The Lighthouse stinks.
The briny salt of the ocean mixed with piss and shit and jizz and mud and rotting sea-bird corpses and farts. The titular lighthouse emits such a putrid stench you can almost taste it. When Robert Pattinson’s Ephraim Winslow declares that his fellow lighthouse keeper aka “Wickie” (Willem Dafoe as Thomas Wake) smells like “curdled foreskin”, it’s easy to agree. Like, “yah Ephraim, you’re right! And he looks like it, too!”
The premise of The Lighthouse is simple: two lighthouse keepers live isolated on a very small island off the New England coast in the 1890s. Two men alone in a small, ramshackle house on an island: sanities are sure to be lost.
Robert Eggers’ (The Witch ) latest film is grizzled and tactile. It’s filmed with vintage lenses and in high contrast black and white (with Jarin Blaschke’s cinematography), and although the effect is of a vintage photograph, the film’s rich, rough texture (the house creaks, piss runs, and the whole place is surrounded by wooden beams, broken shingles, and chipped cups) feels like if you reach out, you’ll be able to feel Dafoe’s rough, wrinkled face and wiry beard.
At one point, Pattinson’s Ephraim is on the roof of the shack they share, repairing a broken shingle. From his vantage point high above, he peers through the hole in the roof and spies Thomas softly grinding into the mattress as he sleeps, the camera sharing this visual through a point of view shot. With the square 1.19:1 aspect ratio, the film is intimate, like we too are peeping through a square hole in the roof. Hence the stench.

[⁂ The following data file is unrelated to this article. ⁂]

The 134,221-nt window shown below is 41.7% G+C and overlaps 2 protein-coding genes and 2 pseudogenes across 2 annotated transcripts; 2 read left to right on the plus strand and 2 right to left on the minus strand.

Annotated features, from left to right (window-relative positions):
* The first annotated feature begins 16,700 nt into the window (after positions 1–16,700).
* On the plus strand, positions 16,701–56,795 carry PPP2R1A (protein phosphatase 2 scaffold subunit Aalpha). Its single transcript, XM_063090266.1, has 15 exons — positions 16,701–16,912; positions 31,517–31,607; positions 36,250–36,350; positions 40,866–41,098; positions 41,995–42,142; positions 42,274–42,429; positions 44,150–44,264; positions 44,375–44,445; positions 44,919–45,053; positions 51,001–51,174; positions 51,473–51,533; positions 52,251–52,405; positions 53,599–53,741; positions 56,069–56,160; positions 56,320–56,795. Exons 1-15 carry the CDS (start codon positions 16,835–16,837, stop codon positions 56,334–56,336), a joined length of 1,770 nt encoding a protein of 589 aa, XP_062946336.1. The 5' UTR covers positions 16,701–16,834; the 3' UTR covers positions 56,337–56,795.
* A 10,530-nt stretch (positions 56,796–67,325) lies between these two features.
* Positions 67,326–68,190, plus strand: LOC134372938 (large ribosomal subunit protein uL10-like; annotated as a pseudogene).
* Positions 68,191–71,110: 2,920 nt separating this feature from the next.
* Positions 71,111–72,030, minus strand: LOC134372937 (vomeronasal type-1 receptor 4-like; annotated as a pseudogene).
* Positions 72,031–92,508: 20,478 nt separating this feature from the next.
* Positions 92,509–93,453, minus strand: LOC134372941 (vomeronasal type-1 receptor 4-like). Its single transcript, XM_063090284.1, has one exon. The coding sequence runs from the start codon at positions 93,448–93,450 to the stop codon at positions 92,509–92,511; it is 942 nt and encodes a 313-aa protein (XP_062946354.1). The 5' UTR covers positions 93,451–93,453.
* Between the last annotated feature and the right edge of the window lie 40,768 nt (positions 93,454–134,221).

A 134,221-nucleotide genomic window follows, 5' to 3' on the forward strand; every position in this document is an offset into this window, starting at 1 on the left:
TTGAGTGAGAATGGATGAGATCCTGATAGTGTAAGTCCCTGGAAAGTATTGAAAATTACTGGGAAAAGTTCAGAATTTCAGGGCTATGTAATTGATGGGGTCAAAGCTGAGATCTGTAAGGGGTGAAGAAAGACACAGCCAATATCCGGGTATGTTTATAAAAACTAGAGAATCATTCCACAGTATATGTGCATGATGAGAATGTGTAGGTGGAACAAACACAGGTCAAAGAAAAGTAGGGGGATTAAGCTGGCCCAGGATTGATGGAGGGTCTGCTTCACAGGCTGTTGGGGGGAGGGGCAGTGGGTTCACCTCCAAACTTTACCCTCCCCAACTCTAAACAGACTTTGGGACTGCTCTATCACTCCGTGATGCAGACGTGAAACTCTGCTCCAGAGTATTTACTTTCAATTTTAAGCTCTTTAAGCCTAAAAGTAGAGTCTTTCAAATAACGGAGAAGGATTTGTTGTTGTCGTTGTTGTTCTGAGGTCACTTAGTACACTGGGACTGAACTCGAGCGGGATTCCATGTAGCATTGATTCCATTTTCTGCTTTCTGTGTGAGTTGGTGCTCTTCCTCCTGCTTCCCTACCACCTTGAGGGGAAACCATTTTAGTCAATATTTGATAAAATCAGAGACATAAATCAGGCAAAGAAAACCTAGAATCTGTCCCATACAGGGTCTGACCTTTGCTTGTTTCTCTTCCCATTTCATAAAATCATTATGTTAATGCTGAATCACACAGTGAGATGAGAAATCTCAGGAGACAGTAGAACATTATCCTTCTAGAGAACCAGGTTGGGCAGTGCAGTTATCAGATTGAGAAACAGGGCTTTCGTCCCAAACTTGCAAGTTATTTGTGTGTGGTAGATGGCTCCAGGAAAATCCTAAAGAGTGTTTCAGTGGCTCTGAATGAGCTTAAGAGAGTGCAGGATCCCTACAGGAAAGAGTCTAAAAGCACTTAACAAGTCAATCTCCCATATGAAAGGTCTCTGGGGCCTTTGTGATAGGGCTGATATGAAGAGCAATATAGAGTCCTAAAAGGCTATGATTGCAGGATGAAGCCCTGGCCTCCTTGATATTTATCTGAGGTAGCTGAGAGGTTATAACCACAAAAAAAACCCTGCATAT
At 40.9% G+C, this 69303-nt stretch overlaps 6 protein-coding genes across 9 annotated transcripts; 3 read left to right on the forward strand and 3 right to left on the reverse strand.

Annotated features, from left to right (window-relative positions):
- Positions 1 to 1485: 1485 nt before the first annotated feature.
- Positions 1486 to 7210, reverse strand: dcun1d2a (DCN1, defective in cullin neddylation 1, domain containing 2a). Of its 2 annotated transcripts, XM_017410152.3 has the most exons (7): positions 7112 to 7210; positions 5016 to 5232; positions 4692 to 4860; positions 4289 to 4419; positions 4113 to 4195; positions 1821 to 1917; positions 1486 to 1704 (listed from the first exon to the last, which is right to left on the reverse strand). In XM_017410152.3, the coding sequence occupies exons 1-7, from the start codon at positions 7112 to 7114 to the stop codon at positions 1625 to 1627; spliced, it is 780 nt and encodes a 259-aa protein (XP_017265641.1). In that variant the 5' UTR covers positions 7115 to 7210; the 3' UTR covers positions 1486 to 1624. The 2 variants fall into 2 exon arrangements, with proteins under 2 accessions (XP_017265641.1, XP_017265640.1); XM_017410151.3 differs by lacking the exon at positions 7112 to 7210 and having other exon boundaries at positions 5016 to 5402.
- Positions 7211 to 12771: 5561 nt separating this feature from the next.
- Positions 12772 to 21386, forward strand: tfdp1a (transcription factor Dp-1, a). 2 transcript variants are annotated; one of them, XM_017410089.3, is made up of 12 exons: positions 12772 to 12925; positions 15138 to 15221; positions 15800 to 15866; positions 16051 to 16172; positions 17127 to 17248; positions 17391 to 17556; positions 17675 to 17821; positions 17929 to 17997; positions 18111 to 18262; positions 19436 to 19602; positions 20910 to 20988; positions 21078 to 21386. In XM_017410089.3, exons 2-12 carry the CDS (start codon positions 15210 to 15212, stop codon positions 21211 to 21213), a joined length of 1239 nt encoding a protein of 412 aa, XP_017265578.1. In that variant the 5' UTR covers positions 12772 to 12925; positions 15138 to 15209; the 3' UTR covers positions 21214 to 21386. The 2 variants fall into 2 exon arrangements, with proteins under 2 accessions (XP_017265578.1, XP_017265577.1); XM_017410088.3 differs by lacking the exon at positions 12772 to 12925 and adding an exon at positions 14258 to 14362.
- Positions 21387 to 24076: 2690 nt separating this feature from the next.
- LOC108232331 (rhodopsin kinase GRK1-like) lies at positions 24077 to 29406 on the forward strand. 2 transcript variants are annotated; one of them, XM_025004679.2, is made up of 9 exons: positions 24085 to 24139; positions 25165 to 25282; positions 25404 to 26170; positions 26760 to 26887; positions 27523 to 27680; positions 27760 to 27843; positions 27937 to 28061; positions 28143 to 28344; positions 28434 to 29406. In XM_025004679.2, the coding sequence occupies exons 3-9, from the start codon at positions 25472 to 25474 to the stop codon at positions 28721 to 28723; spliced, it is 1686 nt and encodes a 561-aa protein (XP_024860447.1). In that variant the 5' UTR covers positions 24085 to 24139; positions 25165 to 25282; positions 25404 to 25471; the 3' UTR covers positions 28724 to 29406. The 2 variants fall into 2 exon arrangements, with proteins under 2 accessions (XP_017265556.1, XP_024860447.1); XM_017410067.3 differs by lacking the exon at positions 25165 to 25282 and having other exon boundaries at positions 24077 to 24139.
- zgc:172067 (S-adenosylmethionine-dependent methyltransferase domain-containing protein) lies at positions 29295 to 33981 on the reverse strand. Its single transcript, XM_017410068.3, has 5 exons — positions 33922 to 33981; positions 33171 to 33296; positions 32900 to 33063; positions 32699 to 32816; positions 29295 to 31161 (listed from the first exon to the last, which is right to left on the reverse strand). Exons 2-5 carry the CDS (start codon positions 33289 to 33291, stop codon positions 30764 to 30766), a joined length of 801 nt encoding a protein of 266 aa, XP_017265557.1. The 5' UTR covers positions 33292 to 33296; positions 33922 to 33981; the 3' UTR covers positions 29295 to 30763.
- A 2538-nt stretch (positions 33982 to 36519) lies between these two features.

There is a reason that seamen and semen sound the same.
In the very opening scene, as the two cross the ocean to their new dwelling, bodies shrouded in black coats, they sway in unison from side to side, hinting at some form of connection. In truth, they are often at odds with each other. Actually, they are always at odds with each other. When you are stuck on a very small outcropping of rock and one man won’t quit hogging the effervescent glowing orb, tensions are sure to rise.
Beyond the phallic imagery of the lighthouse itself, across the weeks Ephraim and Thomas spend together, Eggers builds a psycho-sexual tension.
Thomas gets off from whatever is happening within the bulb of the tip of the lighthouse (the curved embellishment on the outside of the globes looks somewhat vaginal). Ephraim gets freaked out by and yet seeks gratification from a mermaid (both real — maybe — and porcelain).
Thomas holds some sort of control over the younger wickie. When they first arrive at the lighthouse, he immediately asserts dominance with a casual display of flatulence (not kidding), and later on, while ordering him about, he demands of Ephraim, “you’ll like it because I says you will.” Thomas is in control and Ephraim submits.
Tension builds as Ephraim carries out gruelling and physically demanding tasks with little help nor praise from Thomas. Eventually, with Ephraim sick of Thomas’ shit, and Thomas offended Ephraim doesn’t like his cooking, they fight like an old, dysfunctional married couple (afterwards, Ephraim gets down on his knees and begs for forgiveness).
The pair both get drunk in order to deal with being so close to one another. Griping bottles as if they represent their manhood, the two form a relationship that becomes more intimate in these drunken stupors: after the trauma of Ephraim having sex with a mermaid, the two men dance together, bodies pressed closely.